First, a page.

This chapter was inspired by the prompt: Include a terrible storm in your story.
I was right. Mom wanted that guy out of his cell and somewhere more comfortable as he healed. Deke wouldn’t let him anywhere near Kraig, and I didn’t want him anywhere near Ritch. Thankfully, Christian stepped up and offered his guest room—and a twenty-four hour guard. It was hard to think past my desire to kill Trein for his trespass against our streak.
Against all werekin.
Deke was calmer than me. He updated the alphas and the convocation was going ahead that evening as soon as everyone arrived. We’d lost the chance to interrogate the prisoners, but we knew where to find more information. But it would take a concentrated effort to attack another werekin’s clan.
It had to be done, but I’d relish it.
“Did he think he was going to get away with it?” I asked. Deke had called for every able-bodied member in the streak, not just the guards, to convene at his house. We stood on the porch waiting for them.
“Maybe. Not every streak has embraced technology the way we have. The security cameras are well-hidden, and the computer was tucked into the desk. They probably thought Jackie was dead when they knocked her unconscious.”
Ritch was silently standing next to me, his arms crossed defensively over his chest. Trein had abused him, used his body, treated him like he was nothing. I ached to make him feel safe, but I wasn’t sure how to do it. Not yet, at least. When Trein and his cronies were dead, then he’d be safe.
“Trein doesn’t like technology. His streak is old-fashioned, mostly tradesman jobs and apprenticeships. The girls are married off and then stay home to raise more kids. Most of them don’t own computers or have more than basic TV service.” Ritch shivered. “The strong males take what they want, and the rest of the streak just tries to survive. Most of the time I was kept locked up, but I saw things when Trein paraded me around to show off his superiority.”
Deke stiffened. “He did what?”
He’d told them part of what he’d endured, but when Deke had questioned Ritch before, he’d focused on what he knew about the doctor and the experiments he’d done, not the life Ritch led among the streak after his own alpha had basically sold him.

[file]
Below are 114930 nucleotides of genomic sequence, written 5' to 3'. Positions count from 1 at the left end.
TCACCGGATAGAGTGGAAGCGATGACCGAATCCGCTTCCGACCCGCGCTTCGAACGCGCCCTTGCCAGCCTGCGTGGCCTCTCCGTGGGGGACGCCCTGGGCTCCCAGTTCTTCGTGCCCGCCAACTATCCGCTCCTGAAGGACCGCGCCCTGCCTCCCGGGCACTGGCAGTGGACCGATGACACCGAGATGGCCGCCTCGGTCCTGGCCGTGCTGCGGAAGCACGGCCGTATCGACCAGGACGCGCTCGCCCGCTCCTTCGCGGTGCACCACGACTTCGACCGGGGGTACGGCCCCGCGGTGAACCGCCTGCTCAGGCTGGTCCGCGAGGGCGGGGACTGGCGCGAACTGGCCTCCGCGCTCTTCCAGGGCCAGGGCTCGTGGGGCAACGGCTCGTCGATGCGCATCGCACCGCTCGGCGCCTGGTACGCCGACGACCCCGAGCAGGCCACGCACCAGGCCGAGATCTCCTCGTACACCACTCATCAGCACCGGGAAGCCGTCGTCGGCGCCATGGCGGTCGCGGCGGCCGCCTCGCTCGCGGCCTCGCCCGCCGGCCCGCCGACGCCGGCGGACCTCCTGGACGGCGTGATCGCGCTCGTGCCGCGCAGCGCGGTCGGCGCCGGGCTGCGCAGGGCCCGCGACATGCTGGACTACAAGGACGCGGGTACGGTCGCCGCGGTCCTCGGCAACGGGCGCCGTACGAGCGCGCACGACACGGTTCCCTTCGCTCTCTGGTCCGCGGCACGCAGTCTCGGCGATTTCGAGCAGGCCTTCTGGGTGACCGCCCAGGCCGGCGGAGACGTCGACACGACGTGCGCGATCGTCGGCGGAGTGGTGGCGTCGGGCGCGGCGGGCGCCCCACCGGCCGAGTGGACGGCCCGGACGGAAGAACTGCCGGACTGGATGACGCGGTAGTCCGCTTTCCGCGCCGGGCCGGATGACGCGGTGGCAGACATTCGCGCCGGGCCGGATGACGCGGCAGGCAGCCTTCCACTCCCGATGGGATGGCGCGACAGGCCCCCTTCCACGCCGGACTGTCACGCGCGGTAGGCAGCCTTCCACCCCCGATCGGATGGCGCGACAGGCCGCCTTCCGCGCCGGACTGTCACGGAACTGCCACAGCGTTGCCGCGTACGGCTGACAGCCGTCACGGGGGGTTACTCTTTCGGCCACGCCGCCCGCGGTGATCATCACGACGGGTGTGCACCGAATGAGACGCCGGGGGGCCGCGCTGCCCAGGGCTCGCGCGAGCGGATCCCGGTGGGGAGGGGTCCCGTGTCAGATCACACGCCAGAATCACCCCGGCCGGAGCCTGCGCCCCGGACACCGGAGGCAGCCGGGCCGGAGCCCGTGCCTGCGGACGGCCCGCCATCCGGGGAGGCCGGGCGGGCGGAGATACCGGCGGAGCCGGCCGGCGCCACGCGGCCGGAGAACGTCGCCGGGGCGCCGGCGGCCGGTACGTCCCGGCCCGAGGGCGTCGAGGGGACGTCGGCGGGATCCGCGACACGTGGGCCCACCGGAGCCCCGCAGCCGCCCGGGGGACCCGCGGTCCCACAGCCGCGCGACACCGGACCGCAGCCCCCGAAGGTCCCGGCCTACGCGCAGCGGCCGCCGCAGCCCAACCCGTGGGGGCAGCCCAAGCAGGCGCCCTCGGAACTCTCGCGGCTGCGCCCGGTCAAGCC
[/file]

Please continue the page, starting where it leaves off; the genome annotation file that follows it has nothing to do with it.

“He’s a sadistic bastard, but he’s not that smart. I don’t think he’s behind the experiments, but I wouldn’t be surprised if he’s allied with the people who are. Someone needed muscle, and they went to him.”
“If the doctor was in your herd’s territory before, I bet your old alpha was part of it too. This is even more widespread than we feared.” Deke ran a hand over his bristly ruff. “How will we hide an all-out war from the humans?”
“I don’t know.” Thankfully, that was going to be Deke’s problem. My problem was finding Trein and taking the bastard down. I was eager to start; I cast a glance over the crowd of murmuring males standing in the yard, locking down on my need to leave immediately. I was the beta, I had responsibility I wouldn’t abandon, no matter how fierce my desire for revent. “Everyone’s here.”
Deke stepped up to the edge of the porch. I positioned myself to his left, next to Kraig, but Ritch stayed near the house. I didn’t push him to come closer for now.
“We have been attacked, and the loss of two of our streak will be felt keenly.” Deke put a hand on his chest and the link between us throbbed. A terrible storm swept through the males in front of us, sorrow and rage a heavy mix of tension. I watched the crowd as Deke informed them of the impending arrival of the alphas and the upcoming battle we faced, a dark niggling in the back of my head, worry that my father wasn’t alone in his betrayal.
“This is the most dangerous threat our society has faced in a very long time. These traitors are angling for power, and they’re not above torturing and killing innocent werekin to get it. Our society needs to change, but not like this. If we don’t stop them now, the risk of humans finding out about us is almost certain.” Deke squared his stance and lifted his chin. “Either outcome is intolerable. The guard will be needed, so a secondary line of defenses will be erected by the remaining able-bodied members of our streak to protect the elderly and vulnerable.”
“For how long?” someone asked.
“The alphas will make the decision on how to respond to the attack on our streak and the experiments we uncovered. Trein will pay for his trespass. My home is open to those in the outlying areas of the streak’s property. Kraig will remain here and be my voice in my absence.” He swept the crowd with a firm look. “His word is mine.”
“Yes, Alpha.” Our streak wasn’t like the others, and Kraig had been raised among everyone. Despite what that bastard had done to him, he was one of us. They wouldn’t reject him, even if he wasn’t the mate of the alpha.
“Please keep your phones close. We will send out alerts as soon as we have more information. In the meantime, please be aware of your surroundings and stay safe. Thank you.”
They slowly dispersed. We went inside, and Kraig went into the kitchen. He started pulling things out of the fridge. “What are you doing?” Deke asked.
“Making stuff for the alphas. Mom isn’t here to do it this time.”
“It’s hardly a social occasion,” I scoffed.
“They are traveling here from a distance, and the reason is stressful. Tempers will already be short and being hungry and thirsty will only make that worse.” Kraig shot a look over his shoulder. “Any more questions?”Deke and I shook our heads. Kraig went over to the counter. “How can I help?”
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